English Books on Bow vs. Musket Issue

Here is, I hope, an exhaustive list of every published English writer who commented on the bow vs. musket debate up until the start of the English Civil War. Included is a short summary of their position and a link, if available, to a transcription.


Barnabe Riche, A Right Exelent and Pleasaunt Dialogue, 1574

“The shotte shall be able to preiudice the Archer, who shal not be able to shoote halfe the grounde towardes him agayne. Farther when the Shotte shal take advantage almost in everi ground to shrowd himselfe, where the Archer must remaine an open mark uppon the plaine or els to occupy his Bow to smal efect…. Archers maye do verye good seruice, althoughe it be not to incounter with shotte.”



Thomas Styward, The Pathwaie to Martiall Discipline, 1582

“These bands of archers being brought to service by the callevers, although that the callevers be counted to be of greater force then they be of, & the archers be not used in the field so much as they have bene, yet having light shafts made to shoot 12, or 14, score, may kepe their place shooting altogither over the heads of the caleevers, to the blemishing and very great anoie of the enemie.”



Roger Williams, Briefe Discourse of Warre, 1590

“Bow men [are] the worst shot used in these days…  I persuade my selfe five hundred musketers are more serviceable than fifteene hundred bow-men.”



John Smythe, Certain Discourses, 1590

“The Long Bowes (which our such men of warre have so much condemned) being in the hands of such soldiers Archers as can well use them, are weapons of singular advantage and effect for battailes and great encounters, both against horsemen and footmen, and chieflie being so evill armed, as all Nations in these our daies both on horsebacke and on foot are, because that the Bowe is a weapon wonderfull readie in all seasons, both of faire & foule weather (which Mosquets and Harquebuzes are not) and doth wound, gall and kill both horses and men, if the arrowes doo light upon anie disarmed parts of them.”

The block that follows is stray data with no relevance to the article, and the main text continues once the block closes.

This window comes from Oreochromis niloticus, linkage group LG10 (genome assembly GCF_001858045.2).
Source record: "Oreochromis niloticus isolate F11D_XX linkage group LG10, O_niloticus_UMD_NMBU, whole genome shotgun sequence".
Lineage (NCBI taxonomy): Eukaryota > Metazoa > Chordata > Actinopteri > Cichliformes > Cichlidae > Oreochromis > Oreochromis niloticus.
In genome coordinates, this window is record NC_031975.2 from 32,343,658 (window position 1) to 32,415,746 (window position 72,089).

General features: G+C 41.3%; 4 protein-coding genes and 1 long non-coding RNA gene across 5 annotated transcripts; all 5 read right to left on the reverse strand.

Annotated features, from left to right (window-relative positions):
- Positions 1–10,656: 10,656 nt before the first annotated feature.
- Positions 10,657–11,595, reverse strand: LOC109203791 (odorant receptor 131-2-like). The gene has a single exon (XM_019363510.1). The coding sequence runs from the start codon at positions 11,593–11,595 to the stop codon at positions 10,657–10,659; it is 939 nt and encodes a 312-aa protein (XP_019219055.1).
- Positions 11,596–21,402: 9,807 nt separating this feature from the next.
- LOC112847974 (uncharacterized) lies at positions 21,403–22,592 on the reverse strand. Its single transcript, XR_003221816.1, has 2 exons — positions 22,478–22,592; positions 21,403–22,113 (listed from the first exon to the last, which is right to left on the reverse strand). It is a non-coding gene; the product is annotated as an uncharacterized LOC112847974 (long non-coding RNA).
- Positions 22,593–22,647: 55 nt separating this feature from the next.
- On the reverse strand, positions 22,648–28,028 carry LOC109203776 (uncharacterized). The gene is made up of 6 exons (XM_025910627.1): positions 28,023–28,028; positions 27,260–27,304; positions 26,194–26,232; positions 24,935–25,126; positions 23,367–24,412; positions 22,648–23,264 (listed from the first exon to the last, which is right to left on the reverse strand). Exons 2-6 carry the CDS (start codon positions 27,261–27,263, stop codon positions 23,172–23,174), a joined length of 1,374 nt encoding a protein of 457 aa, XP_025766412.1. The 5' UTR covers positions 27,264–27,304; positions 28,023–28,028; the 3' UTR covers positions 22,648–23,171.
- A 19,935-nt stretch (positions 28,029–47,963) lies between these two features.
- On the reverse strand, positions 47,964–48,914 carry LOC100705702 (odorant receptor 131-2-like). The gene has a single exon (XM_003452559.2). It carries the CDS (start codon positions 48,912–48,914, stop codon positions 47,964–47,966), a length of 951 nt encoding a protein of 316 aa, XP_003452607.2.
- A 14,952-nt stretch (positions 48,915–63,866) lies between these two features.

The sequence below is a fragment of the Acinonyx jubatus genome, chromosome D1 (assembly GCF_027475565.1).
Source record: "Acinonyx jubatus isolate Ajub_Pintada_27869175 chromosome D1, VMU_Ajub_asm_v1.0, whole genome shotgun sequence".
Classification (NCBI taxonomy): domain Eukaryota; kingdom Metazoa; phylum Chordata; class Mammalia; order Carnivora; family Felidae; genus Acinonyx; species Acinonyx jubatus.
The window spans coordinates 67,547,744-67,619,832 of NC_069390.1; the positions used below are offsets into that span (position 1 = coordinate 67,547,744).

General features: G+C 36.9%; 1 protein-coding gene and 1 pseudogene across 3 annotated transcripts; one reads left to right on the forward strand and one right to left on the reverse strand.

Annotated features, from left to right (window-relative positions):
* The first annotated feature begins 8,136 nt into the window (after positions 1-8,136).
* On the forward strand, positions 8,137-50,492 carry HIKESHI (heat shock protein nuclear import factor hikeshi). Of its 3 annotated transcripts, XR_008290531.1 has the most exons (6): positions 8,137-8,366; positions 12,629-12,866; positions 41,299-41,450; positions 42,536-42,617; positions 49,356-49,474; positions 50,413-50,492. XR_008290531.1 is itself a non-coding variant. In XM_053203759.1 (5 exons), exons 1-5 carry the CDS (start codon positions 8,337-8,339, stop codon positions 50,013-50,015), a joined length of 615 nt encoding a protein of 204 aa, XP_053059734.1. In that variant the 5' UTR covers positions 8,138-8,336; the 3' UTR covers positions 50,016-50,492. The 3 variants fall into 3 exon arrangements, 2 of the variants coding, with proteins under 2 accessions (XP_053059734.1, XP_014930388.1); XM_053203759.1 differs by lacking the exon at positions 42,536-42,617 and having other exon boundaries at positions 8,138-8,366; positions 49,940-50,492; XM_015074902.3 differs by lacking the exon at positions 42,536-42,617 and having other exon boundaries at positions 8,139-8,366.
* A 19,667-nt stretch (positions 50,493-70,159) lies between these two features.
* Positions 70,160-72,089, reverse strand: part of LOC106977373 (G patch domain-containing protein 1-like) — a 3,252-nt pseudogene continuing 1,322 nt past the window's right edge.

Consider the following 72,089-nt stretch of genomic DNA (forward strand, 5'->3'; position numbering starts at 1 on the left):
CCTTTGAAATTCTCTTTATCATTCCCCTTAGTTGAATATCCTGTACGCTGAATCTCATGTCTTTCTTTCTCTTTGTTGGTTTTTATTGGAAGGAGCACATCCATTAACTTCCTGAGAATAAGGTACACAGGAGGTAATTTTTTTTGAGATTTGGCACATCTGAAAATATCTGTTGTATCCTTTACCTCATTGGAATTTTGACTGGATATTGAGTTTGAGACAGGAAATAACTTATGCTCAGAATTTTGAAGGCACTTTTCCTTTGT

Thomas Digges, An Arithmetical Warlike Treatise Named Stratioticos, 1590

Not to be confused with Digges’s 1579 book, An Arithmetical Militarie Treatise

“If I should place any weapon within the bodie of my battaile but Pikes onely, it should be long bowes, who may in deede when the Pikes are couched, play over their heads upon their enimies faces w’out any danger to their fellowes, which no other shot in truth can wel do, but Bowes only.”

No free transcription available


William Garrard, The Arte of Warre, 1591

“The Archer serves to small purpose, but when he is shadowed with some Trench or Bulwarke free from harabuse or musket shot: In that lying a band of Hargabusiers, he doth second them in any invading onset, and then a whole flight of Arrowes, so that they be light and able to flie above twelve score, will mercilously gaule any maine battaile of footmen or Squadron of horsmen…. Unless necessitie constraine, and that harabusiers be wanting, Archers may well be spared.”